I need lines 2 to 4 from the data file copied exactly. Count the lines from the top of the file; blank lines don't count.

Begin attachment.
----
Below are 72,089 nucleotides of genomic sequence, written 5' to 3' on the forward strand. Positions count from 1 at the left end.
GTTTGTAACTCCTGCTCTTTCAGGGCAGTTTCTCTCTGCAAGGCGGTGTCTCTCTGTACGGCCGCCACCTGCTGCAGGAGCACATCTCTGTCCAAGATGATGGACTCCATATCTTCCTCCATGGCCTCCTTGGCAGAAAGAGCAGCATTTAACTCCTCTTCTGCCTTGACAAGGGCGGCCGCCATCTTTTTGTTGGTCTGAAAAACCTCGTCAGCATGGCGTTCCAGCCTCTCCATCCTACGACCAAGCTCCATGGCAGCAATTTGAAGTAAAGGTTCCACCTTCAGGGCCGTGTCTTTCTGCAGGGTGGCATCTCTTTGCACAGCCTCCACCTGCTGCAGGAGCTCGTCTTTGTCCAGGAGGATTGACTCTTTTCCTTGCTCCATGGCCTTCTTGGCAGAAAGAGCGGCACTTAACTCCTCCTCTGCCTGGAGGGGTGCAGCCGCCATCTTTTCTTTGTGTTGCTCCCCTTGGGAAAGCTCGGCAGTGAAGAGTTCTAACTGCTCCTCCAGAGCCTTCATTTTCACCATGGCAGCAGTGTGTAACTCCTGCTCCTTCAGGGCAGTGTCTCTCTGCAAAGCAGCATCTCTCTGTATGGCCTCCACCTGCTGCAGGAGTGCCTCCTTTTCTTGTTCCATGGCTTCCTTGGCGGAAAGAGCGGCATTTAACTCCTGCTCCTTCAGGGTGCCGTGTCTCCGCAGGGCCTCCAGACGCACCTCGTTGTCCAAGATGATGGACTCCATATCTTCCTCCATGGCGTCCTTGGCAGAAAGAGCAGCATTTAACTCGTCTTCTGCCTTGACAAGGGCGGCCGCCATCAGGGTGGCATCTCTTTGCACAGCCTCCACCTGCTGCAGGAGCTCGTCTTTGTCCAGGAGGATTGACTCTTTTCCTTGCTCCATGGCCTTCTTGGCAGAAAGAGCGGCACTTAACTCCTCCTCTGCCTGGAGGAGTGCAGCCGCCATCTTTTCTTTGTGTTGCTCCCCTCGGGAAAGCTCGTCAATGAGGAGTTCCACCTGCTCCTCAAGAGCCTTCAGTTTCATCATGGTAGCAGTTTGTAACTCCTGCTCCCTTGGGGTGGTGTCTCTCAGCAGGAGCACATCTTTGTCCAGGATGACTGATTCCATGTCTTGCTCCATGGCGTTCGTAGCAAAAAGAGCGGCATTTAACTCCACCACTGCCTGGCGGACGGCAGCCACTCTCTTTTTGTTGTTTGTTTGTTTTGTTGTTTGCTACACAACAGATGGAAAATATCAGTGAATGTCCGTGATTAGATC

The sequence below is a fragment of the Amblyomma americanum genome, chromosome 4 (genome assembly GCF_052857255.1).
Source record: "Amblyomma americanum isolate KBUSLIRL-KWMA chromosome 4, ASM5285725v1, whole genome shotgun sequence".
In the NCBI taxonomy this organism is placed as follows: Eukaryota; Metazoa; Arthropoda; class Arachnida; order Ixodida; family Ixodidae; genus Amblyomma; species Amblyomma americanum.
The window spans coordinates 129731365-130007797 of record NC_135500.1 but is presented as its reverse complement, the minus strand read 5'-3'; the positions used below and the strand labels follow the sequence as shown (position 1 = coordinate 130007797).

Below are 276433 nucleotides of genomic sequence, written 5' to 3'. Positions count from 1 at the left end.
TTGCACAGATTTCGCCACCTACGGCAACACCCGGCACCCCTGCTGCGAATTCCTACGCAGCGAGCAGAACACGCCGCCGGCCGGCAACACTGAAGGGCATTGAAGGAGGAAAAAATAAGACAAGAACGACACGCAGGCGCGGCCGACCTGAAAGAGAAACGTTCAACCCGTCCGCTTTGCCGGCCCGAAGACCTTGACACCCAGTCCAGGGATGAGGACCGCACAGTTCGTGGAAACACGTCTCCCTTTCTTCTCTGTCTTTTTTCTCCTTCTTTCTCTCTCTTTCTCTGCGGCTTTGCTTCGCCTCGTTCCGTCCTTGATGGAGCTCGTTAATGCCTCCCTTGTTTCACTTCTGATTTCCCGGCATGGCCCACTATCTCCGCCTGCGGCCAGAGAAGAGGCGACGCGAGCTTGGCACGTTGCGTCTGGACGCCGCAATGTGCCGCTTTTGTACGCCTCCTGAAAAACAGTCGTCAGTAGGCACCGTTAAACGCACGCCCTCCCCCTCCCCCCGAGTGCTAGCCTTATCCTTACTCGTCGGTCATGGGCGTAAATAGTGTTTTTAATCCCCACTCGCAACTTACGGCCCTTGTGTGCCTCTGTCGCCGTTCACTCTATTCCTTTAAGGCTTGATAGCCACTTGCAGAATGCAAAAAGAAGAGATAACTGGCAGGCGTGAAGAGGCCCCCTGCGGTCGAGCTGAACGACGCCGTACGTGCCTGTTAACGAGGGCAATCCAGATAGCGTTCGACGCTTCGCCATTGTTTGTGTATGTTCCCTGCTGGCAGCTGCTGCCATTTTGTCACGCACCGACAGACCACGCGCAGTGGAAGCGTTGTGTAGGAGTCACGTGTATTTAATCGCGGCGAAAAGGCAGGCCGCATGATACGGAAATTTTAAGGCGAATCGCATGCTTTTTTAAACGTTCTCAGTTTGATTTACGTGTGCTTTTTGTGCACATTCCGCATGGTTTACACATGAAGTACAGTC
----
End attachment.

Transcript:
GTTTGTAACTCCTGCTCTTTCAGGGCAGTTTCTCTCTGCAAGGCGGTGTCTCTCTGTACGGCCGCCACCTGCTGCAGGAGCACATCTCTGTCCAAGATGATGGACTCCATATCTTCCTCCATGGCCTCCTTGGCAGAAAGAGCAGCATTTAACTCCTCTTCTGCCTTGACAAGGGCGGCCGCCATCTTTTTGTTGGTCTGAAAAACCTCGTCAGCATGGCGTTCCAGCCTCTCCATCCTACGACCAAGCTCCATGGCAGCAATTTGAAGTAAAGGTTCCACCTTCAGGGCCGTGTCTTTCTGCAGGGTGGCATCTCTTTGCACAGCCTCCACCTGCTGCAGGAGCTCGTCTTTGTCCAGGAGGATTGACTCTTTTCCTTGCTCCATGGCCTTCTTGGCAGAAAGAGCGGCACTTAACTCCTCCTCTGCCTGGAGGGGTGCAGCCGCCATCTTTTCTTTGTGTTGCTCCCCTTGGGAAAGCTCGGCAGTGAAGAGTTCTAACTGCTCCTCCAGAGCCTTCATTTTCACCATGGCAGCAGTGTGTAACTCCTGCTCCTTCAGGGCAGTGTCTCTCTGCAAAGCAGCATCTCTCTGTATGGCCTCCACCTGCTGCAGGAGTGCCTCCTTTTCTTGTTCCATGGCTTCCTTGGCGGAAAGAGCGGCATTTAACTCCTGCTCCTTCAGGGTGCCGTGTCTCCGCAGGGCCTCCAGACGCACCTCGTTGTCCAAGATGATGGACTCCATATCTTCCTCCATGGCGTCCTTGGCAGAAAGAGCAGCATTTAACTCGTCTTCTGCCTTGACAAGGGCGGCCGCCATCAGGGTGGCATCTCTTTGCACAGCCTCCACCTGCTGCAGGAGCTCGTCTTTGTCCAGGAGGATTGACTCTTTTCCTTGCTCCATGGCCTTCTTGGCAGAAAGAGCGGCACTTAACTCCTCCTCTGCCTGGAGGAGTGCAGCCGCCATCTTTTCTTTGTGTTGCTCCCCTCGGGAAAGCTCGTCAATGAGGAGTTCCACCTGCTCCTCAAGAGCCTTCAGTTTCATCATGGTAGCAGTTTGTAACTCCTGCTCCCTTGGGGTGGTGTCTCTCAGCAGGAGCACATCTTTGTCCAGGATGACTGATTCCATGTCTTGCTCCATGGCGTTCGTAGCAAAAAGAGCGGCATTTAACTCCACCACTGCCTGGCGGACGGCAGCCACTCTCTTTTTGTTGTTTGTTTGTTTTGTTGTTTGCTACACAACAGATGGAAAATATCAGTGAATGTCCGTGATTAGATC

The sequence below is a fragment of the Amblyomma americanum genome, chromosome 4 (genome assembly GCF_052857255.1).
Source record: "Amblyomma americanum isolate KBUSLIRL-KWMA chromosome 4, ASM5285725v1, whole genome shotgun sequence".